#### Abstract

Coastal areas are susceptible to erosion and accretion; therefore, coastal soil mechanical properties and ability to withstand loads are important factors to consider. Coastal erosion is inevitable as the sand and silt particles move inexorably from place to place. This study investigates the primary consolidation behaviour of treated coastal soil by comparing the empirical data obtained from triaxial tests based on analytical calculations and FEM software, PLAXIS 2D. The aim is to propose an optimum mixture to improve coastal soil’s geotechnical properties, especially in shear strength and stiffness. Two different material models, including lime/RHA and cement/RHA, were utilized to compare the performance of advanced constitutive treated soil samples against the Mohr–Coulomb material model. 8% lime and rice husk ash (portions of 1 : 2) were chosen to be replaced with cement, as an application of waste material can reduce the cost and environmental impact. All the triaxial tests were conducted at effective confining pressures of 50 kPa, 100 kPa, and 200 kPa. While using PLAXIS 2D, the asymmetrical condition for modelling the triaxial test and 15 nodded triangular elements, as well as the Mohr–Coulomb model for soil properties, are used to simulate the empirical data to verify this study’s effectiveness. The modelling of 2-dimensional drain behaviour involves setting out the model geometry and boundary conditions. The results revealed that the deviatoric stress and volumetric changes of LRHA increased in a range of 4.5 to 5.2% and 72.18 to 141.79%, respectively, as compared to CRHA. The FE analysis results for peak deviator stress values reasonably agree with the experimental results. The variation was in the range of 1.22% to 4.10%. Eventually, the treated soil’s peak and maximum shear strengths are reported to allow flexible use in future projects.

#### 1. Introduction

Sea level rise and extreme events related to climate change are causing severe threats to coastal areas, affecting both natural and human systems worldwide [1, 2]. According to grain size analysis, the coastal sediment consists of medium- to fine-grained sand, silt, and clay. This soil with the features of high compressibility and low shear strength are categorized as problematic soils [3].

The work detailed within this technical study was concerned with the simulation of triaxial tests on soil treated with lime-rice husk ash (LRHA) and cement-rice husk ash (CRHA), with the aim of gaining insight into the mechanical behaviour of stabilized soils for geotechnical applications, ground engineering, and suggesting low-cost alternative mixtures to cement with environmentally friendly characteristics [4, 5]. The numerical approach enables the determination of material parameters that would have been difficult to measure in the experimental study. PLAXIS is an advanced geotechnical software developed to analyze the aspects of stability and deformation in geotechnical engineering problems and conduct finite element analysis to determine the soil behaviour. This numerical simulation method was used to determine the effects of the modelling parameters on soil strength predictions and to compare, correlate, and verify between the laboratory tests and the computer modelling [6, 7], and it consists of three steps: input, calculation, and output. Recently, little research has been carried out assessing the benefits, limitations, and challenges that follow when modelling in PLAXIS using the soft soil material instead of modelling with the Mohr–Coulomb model for a geotechnical problem [8].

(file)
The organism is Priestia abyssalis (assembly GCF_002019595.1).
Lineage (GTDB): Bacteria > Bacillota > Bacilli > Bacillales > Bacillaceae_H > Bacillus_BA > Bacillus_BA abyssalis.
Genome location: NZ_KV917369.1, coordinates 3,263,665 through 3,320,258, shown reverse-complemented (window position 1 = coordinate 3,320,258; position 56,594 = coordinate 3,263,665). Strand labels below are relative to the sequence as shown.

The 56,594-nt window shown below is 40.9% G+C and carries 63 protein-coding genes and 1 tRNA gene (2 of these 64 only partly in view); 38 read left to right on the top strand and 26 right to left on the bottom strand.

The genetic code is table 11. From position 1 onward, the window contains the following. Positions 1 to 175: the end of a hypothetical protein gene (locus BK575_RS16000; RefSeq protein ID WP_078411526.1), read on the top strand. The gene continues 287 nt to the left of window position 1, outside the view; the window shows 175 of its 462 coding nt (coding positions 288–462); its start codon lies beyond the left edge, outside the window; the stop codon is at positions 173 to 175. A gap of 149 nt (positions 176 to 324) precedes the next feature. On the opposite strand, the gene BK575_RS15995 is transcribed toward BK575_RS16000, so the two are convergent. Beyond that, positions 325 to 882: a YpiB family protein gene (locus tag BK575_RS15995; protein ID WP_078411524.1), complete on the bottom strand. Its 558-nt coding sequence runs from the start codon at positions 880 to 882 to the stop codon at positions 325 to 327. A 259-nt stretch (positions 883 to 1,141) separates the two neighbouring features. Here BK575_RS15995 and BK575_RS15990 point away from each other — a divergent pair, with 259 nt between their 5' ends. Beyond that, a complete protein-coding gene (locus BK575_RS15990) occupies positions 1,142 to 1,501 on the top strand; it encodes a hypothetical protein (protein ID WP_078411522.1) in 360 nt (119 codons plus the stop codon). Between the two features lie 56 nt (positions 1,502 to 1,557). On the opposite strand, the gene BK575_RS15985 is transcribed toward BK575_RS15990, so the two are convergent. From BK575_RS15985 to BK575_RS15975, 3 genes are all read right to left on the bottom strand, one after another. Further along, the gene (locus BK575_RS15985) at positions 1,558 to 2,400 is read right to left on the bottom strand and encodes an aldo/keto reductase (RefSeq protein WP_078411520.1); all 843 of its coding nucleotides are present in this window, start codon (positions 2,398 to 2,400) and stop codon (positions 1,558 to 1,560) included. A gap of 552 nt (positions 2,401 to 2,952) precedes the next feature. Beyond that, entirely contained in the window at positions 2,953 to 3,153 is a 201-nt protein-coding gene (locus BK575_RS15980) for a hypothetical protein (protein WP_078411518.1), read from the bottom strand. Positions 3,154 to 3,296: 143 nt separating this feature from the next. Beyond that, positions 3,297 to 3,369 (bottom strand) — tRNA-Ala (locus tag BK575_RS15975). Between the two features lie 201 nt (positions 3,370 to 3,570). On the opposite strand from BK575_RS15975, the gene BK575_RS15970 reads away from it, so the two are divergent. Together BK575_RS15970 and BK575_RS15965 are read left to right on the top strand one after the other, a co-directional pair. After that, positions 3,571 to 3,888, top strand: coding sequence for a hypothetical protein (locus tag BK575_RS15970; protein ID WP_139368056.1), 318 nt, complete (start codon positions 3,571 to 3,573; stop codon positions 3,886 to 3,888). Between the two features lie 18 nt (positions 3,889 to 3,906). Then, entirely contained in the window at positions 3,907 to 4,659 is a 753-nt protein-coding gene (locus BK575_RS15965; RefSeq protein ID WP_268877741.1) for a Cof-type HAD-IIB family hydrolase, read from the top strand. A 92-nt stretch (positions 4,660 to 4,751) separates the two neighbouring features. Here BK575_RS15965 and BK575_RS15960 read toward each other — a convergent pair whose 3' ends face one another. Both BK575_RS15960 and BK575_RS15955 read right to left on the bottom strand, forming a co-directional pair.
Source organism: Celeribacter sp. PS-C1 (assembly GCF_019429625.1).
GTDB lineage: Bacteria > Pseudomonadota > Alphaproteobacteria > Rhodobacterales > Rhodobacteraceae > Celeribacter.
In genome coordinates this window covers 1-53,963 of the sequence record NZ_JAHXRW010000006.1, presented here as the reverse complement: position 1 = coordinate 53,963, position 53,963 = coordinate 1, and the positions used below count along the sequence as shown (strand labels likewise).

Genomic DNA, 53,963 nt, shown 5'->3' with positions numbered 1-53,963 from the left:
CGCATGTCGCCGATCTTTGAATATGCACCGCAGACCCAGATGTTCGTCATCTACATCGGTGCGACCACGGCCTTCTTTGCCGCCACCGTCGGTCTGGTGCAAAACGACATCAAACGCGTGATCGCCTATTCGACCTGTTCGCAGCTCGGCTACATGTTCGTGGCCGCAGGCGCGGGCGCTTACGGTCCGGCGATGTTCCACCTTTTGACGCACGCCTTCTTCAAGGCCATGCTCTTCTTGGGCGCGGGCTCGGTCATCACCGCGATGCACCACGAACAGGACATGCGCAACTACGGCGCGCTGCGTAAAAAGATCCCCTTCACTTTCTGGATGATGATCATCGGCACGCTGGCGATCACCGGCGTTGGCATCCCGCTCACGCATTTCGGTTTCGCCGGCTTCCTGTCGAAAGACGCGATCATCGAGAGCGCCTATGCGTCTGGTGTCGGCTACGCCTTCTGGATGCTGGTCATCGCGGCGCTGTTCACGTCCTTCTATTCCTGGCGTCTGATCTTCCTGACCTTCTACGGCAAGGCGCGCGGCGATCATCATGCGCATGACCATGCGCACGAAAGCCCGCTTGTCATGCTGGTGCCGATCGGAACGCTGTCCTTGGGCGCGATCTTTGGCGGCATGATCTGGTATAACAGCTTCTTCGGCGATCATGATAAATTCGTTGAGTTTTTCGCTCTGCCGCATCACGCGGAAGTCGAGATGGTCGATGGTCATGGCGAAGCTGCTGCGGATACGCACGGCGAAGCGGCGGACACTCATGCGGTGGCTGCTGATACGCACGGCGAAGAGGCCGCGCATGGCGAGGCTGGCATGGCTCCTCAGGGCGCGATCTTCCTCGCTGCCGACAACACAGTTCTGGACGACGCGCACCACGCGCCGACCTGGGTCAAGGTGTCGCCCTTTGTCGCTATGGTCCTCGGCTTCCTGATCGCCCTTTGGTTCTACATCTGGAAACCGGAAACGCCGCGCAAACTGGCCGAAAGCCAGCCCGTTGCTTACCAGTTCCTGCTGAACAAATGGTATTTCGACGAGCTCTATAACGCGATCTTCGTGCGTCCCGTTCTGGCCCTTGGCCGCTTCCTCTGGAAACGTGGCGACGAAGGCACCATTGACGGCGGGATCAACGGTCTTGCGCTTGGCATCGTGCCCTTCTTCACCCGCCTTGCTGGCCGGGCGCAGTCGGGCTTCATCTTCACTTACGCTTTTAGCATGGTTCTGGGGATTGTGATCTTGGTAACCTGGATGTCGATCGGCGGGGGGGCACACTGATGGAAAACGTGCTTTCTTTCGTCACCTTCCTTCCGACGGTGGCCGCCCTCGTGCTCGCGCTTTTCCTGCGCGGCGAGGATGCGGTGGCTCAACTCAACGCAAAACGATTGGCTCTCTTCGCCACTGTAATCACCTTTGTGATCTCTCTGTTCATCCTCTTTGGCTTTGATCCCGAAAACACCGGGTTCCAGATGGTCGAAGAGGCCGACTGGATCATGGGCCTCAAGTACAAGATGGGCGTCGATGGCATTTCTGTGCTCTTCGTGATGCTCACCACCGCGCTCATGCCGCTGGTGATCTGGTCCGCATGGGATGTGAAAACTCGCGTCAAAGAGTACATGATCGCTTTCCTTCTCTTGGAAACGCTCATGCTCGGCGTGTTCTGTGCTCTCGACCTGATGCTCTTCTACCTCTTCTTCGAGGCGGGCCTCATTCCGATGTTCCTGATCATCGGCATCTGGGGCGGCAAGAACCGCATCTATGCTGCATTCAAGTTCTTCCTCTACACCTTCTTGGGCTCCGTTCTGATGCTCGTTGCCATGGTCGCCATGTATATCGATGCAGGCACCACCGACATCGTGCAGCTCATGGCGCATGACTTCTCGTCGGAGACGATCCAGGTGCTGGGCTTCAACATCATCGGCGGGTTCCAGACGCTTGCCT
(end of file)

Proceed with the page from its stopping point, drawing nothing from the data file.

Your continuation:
In fact, PLAXIS is a finite element code for soil and rock analyses, originally developed for analyzing deformation and stability in geotechnical engineering and soil modelling techniques that have been developed rapidly over the last 20 years [9]. The material model in PLAXIS simulation can be regarded as a qualitative representation of the behaviour of a sample, whereas the model parameters can be used to quantify the behaviour of the sample. Most previous research in Malaysia using PLAXIS software has been conducted in the form of in situ to determine solutions for minimizing deformation, demonstrating the effect of preloading in peat soils as well as estimating and improving the soil shear strength, which was part of this study [10]. Also, PLAXIS modelling was used in studies to simulate a safe height for embankments on soft soil [11, 12].

#### 2. Experimental Program Work

A wide range of triaxial tests were performed on soil treated with lime and rice husk ash as well as samples treated with cement/RHA and validated with the finite element simulation. The treated soil samples with 8% lime and RHA in portions of 1 : 2 and 8% of cement/RHA in portions of 1 : 2 (LR8 and CR8), which mimicked the strength parameters entered in the numerical models, consisted of 8% lime mixed with 16% rice husk ash (LR8) and 8% cement mixed with 16% rice husk ash (ratio of 1 : 2) and water, were left to equilibrate for 24 hours. The treated samples were cured for 28 days, according to ASTM-D 1632. All the treated samples were prepared at their optimum moisture content. The treated soil was shaped in a cylindrical mold with a height of 10 cm and a diameter of 5 cm, as shown in Figure 1.

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##### 2.1. Consolidated Drained Triaxial Behavior of Treated Soil

One of this project’s objectives is to carry out triaxial tests to understand the mechanical behaviour and analyze the treated soil. The triaxial test is one of the most precise geotechnical tests and accurate methods for determining soil strength and stress-strain properties. By performing this test, parameters such as strength and deviatoric stress, pore pressure, and volume changes, can be recorded [13]. According to ASTM-D7181, in a consolidated drained (CD) test, the sample is consolidated and slowly sheared under compression to allow pore pressure to build up as the shearing dissipates.